Cola Caviar

by Doc-G on January 28, 2011

Coca Cola Caviar
Cola Caviar

Spherification in dining terms, is closely associated with the Molecular Gastronomy movement that was championed by the likes of Ferran Adria at El Bulli, Heston Blumenthal at The Fat Duck and Wylie Dufresne at WD-50 as well as a number of other culinary superstars across the globe. This movement, responsible for the production of avant garde cuisine seeks to find new methods and techniques for producing food whilst still preserving the taste, or essence of the ingredient. As such, the use of various chemicals and machinery has produced foams, airs, gels, ‘caviar’, ‘ravioli’ and henceforth out of all manner of ingredients to produce dishes that are spectacular to look at and interesting from the context of flavour and texture.

As a result of it’s popularity, Ferran and Albert Adria have produced a line of products called ‘Texturas’ which includes a ‘mini kit’ of ingredients and tools suitable for experimenting with food for the production of some of dishes utilizing some of these techniques.

In searching for methods and uses for this culinary ‘madness’, I found a lovely and interesting way to quickly make ‘coca cola’ caviar. The original article that I found including the original recipe is here in this wonderful little blog: The Gastro Lounge

Ferran Adria Texturas
Texturas Mini Kit

What I did was mix 5g of Sodium Alginate (Algin) with 500g of Cola as well as 10g of Calcium Chloride (Calcic). The picture below shows the baths in order of:
1. Cola/Sodium Alginate, 2. Water/Calcium Chloride, 3. Plain Water, 4. Plate for finished product.

This makes production simpler and helps to reduce beginner errors.

Molecular Gastronomy
The ‘Line-up’

Then the Cola/Alginate mixture is ‘sucked’ up into a 20ml syringe (provided with the kit) and then with just the ‘right’ amount of pressure, allow to fall into the water/calcium chloride mixture in ‘drops’. After allowing the ‘caviar’ to set for around a minute or so, the product is removed using the slotted spoon and placed into the water to ‘wash the product where it is left until ready to use.

Coca Cola Caviar
Making the ‘Caviar’

Again, using the slotted spoon, the ‘caviar’ are removed from the water and using a tea-cloth, ‘dried’ by holding the towel underneath the spoon to draw off any excess water. The caviar can then be served.

Cola Caviar
‘Washing’ and drying

The process used in this preparation is called ‘reverse spherification’, where the ‘product’ is mixed with the alginate and then dropped into a bath containing the calcium. Straight ‘spherification’ however is where the ‘product’ is mixed with the calcium and dropped into a bath of water and alginate. I did also try making larger ‘spheres’ using a bigger spoon. After a bit of practice, they came out quite nicely in terms of shape but their flavour was not so good. It is possible that further experimentation will reveal the possibility of using smaller amounts of alginate with the cola. If possible, straight spherification may give a product with a ‘cleaner’ flavour. The flavour however in the caviar was fine, presumably owing to its smaller size.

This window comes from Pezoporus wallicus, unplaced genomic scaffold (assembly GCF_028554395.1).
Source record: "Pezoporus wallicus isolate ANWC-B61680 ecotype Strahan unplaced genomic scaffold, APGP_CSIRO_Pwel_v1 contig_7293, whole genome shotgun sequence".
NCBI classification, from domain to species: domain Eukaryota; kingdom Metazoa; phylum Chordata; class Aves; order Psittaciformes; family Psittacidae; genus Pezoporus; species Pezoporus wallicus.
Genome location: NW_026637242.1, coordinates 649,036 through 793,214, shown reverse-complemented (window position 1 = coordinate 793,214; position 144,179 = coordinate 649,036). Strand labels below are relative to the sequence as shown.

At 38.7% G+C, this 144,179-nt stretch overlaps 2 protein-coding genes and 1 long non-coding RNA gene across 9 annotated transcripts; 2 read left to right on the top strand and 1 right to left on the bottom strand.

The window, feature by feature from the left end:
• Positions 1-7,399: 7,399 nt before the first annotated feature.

In caviar form, it is interesting to eat. It ‘pop’s in the mouth in a very similar way to salmon eggs but obviously with the flavour of the cola. From a food perspective, it means that you can serve products that are normally liquids with food in a solid form (which is convenient for service) but which still maintains its liquid properties once placed in the mouth. The possibilities are endless. I think in this particular case, ‘cola-caviar’ would go well with cured pork products, giving a sweet and slightly spiced counterpoint to any salty pork in the same manner that some people (notably Nigella Lawson) have cooked ham in coca cola. I imagine a similarly interesting effect and flavour combo could also be achieved with drinks like Dr Pepper. They would make for spectacular additions to starters and cocktail dishes.

I am currently trying to make caviar from whisky for use in a dish for a future ‘Foodologist’ article. I have seen pictures of this done but have thus far, been unable to replicate this myself using either spherification or reverse spherification techniques. I would love to hear feedback from any readers with regards to how to do this. I would wonder whether different concentrations of alginate or calcium are required or perhaps to use of any of the other products such as xanthan might help in doing this.

In Adelaide, you can purchase the Ferran Adria line of Texturas products as well as many other fine products from:

www.misenplacegourmet.com.au

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